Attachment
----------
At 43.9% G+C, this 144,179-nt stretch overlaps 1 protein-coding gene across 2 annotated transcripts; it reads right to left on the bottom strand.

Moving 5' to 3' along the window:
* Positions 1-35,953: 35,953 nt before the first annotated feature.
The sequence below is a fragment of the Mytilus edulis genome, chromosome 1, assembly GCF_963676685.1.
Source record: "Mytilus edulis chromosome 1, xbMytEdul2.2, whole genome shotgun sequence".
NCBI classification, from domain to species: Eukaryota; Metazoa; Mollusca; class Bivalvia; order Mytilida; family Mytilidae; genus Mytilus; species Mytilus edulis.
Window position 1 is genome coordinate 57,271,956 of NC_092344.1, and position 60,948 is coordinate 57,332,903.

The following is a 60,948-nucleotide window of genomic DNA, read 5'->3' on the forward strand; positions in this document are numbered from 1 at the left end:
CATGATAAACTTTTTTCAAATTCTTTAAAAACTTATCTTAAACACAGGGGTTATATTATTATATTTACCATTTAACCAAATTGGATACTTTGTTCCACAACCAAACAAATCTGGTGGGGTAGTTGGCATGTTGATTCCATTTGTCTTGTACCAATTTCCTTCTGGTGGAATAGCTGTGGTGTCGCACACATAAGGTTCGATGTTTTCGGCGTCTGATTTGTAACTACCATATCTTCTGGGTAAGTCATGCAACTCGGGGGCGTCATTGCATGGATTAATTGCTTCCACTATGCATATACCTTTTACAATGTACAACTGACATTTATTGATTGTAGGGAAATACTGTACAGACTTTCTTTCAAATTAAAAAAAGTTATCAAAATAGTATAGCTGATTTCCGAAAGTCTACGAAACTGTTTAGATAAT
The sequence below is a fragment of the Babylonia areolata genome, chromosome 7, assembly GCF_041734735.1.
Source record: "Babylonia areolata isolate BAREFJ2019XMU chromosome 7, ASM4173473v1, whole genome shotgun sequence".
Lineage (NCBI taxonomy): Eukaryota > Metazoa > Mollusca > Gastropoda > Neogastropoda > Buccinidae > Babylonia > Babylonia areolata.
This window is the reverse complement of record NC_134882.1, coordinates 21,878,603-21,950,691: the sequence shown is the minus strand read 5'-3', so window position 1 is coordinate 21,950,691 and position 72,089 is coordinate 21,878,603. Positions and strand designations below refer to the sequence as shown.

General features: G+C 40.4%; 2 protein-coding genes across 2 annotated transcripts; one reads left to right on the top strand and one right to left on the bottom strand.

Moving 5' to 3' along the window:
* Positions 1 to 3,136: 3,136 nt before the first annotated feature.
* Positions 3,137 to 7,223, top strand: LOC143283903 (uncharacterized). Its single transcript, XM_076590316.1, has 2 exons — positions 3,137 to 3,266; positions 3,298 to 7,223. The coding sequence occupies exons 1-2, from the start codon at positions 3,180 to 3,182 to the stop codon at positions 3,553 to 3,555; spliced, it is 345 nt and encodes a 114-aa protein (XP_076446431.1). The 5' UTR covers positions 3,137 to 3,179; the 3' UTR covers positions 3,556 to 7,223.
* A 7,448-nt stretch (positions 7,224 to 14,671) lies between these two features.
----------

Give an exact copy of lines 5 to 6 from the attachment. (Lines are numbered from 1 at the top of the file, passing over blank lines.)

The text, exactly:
Source record: "Mytilus edulis chromosome 1, xbMytEdul2.2, whole genome shotgun sequence".
NCBI classification, from domain to species: Eukaryota; Metazoa; Mollusca; class Bivalvia; order Mytilida; family Mytilidae; genus Mytilus; species Mytilus edulis.